Keywords:Tsunami traces, 7.3 ka Kikai Caldera eruption, Koya pyroclastic flow, Koseda coast, Yakushima Island, storage process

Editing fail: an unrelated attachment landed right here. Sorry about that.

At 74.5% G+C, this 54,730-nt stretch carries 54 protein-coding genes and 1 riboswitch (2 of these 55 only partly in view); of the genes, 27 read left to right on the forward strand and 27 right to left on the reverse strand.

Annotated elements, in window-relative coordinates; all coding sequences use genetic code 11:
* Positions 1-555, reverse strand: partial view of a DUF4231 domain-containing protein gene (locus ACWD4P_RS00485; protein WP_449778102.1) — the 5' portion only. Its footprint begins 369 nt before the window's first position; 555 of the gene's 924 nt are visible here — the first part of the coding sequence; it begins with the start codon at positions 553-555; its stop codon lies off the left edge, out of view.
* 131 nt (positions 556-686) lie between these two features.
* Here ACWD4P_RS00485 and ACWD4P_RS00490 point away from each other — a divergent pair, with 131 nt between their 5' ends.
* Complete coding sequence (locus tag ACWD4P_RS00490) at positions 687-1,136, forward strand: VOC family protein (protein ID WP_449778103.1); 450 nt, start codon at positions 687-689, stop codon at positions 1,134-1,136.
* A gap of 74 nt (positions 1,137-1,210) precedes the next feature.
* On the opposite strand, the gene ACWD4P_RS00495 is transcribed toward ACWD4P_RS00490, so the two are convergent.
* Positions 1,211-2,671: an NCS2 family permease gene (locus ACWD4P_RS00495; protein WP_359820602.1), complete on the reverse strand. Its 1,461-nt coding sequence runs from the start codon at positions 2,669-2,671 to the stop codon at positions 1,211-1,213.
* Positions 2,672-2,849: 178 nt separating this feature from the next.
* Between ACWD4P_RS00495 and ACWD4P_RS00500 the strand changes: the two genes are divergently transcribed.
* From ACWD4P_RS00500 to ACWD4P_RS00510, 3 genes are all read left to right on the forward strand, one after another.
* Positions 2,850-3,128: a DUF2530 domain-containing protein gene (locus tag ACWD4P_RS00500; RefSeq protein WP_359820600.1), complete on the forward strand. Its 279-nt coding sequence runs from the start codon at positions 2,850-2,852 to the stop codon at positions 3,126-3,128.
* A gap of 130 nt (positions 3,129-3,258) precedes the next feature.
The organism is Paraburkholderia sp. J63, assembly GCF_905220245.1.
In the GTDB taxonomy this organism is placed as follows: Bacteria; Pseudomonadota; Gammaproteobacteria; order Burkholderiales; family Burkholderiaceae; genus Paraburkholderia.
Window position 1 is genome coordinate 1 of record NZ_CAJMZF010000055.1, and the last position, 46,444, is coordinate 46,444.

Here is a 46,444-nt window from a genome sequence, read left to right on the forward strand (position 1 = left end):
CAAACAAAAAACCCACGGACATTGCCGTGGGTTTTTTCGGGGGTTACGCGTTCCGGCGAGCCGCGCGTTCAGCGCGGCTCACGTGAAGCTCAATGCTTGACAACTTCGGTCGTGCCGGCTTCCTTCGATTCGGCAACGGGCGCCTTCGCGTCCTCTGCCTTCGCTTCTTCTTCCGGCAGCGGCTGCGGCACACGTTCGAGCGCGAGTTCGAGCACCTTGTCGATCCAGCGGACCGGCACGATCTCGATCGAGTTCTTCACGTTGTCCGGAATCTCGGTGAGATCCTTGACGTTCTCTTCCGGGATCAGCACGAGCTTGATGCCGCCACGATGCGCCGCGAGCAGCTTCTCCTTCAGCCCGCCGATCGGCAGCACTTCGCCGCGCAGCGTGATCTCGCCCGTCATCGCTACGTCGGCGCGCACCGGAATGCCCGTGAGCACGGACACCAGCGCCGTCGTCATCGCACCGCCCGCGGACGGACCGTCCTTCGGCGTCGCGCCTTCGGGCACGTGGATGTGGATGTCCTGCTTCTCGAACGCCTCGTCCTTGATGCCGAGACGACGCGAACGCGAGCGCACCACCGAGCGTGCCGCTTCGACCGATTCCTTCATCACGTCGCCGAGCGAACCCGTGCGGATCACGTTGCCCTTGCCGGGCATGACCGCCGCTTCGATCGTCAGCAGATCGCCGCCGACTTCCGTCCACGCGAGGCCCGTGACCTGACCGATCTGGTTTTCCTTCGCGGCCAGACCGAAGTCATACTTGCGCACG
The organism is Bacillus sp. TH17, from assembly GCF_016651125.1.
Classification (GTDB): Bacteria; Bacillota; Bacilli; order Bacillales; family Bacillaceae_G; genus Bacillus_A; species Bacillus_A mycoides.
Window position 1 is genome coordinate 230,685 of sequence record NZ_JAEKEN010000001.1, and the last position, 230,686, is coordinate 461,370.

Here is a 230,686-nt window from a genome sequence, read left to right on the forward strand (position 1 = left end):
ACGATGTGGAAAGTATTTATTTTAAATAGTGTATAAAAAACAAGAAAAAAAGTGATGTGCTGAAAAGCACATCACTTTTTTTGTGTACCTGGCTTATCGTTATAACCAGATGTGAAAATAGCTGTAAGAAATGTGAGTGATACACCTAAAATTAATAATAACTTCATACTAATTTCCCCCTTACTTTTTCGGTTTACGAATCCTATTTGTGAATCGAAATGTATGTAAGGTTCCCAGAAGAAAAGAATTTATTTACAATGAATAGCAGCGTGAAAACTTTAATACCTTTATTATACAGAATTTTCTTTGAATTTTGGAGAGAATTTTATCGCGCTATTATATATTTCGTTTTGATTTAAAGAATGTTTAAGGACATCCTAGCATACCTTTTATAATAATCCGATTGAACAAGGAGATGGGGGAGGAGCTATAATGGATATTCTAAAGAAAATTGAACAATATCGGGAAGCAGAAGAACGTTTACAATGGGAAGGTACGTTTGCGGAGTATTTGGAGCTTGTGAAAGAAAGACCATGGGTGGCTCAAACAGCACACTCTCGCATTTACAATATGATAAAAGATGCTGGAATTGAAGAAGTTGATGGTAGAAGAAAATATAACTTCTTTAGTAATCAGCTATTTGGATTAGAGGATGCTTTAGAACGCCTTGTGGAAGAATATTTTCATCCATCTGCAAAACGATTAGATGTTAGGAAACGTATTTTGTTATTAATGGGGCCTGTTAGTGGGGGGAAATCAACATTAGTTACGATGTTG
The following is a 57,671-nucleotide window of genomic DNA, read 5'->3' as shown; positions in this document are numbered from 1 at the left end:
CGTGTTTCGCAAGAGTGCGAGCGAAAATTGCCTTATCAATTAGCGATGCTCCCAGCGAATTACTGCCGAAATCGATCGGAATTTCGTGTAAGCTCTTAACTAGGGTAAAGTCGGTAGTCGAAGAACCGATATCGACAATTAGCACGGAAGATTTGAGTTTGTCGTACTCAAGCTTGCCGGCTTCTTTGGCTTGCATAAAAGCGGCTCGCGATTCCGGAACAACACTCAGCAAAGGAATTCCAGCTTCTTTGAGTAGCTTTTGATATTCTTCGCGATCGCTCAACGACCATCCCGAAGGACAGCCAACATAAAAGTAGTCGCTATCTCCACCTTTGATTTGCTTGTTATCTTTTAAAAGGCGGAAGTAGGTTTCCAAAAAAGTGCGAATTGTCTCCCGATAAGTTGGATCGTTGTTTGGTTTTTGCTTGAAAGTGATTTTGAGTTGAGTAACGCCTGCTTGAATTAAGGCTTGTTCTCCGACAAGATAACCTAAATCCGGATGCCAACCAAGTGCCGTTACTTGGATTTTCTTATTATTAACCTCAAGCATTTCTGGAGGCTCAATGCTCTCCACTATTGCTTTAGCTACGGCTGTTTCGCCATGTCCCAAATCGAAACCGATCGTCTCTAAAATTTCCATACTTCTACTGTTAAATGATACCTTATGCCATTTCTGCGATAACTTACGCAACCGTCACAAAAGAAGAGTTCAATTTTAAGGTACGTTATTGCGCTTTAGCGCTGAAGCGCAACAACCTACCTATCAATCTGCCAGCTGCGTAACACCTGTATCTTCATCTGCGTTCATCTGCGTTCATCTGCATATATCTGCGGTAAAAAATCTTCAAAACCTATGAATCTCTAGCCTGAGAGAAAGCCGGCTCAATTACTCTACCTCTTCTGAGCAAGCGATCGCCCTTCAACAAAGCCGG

Many researchers have noted that Yakushima may have been struck by a huge tsunami before the Koya pyroclastic flow at the time of the Kikai Caldera eruption about 7.3 ka, but there is currently no clear evidence of this. We studied traces of the tsunami in the northeastern part of Yakushima, in southwestern Japan. Holocene marine terraces were observed after the Jomon transgression near the Miyanoura lowland. From local observations, we assumed that the highest sea level phase (9.7 m) occurred between 7.3 and 5 ka. We re-examined a previously studied outcrop near the Onagawa river mouth at the Koseda coast, and interpreted it as follows. A wave cut bench (WB-4) emerged before 7.3 ka. There is a 30-cm thick pyroclastic flow deposit that was unaffected by wave action; the lowest elevation of the bottom of the pyroclastic flow deposit is 8.4 m. We therefore inferred that the sea level height 7.3 ka was 8.4 m or less, and that a transgression of 1~2-m continued after 7.3 ka. In addition, a poorly sorted, 30-cm thick gravel bed was observed between the surface of WB-4 and the pyroclastic flow deposit. This gravel bed has a very similar composition to modern gravels distributed around the Onagawa river mouth. The pyroclastic flow deposit is covered by a fluvial reworked deposit and a 2-m thick gravel bed. The maximum annual tidal range is about 1.5 m in this region; the elevation of the upper surface of the gravel bed is 11.0 m. From this, we infer that the gravel bed was deposited during the highest sea level phase. Therefore, we conclude that the 7.3 ka tsunami moved gravel from the Onagawa river mouth to the surface of WB-4 in a stony debris flow before the pyroclastic flow reached the Koseda coast.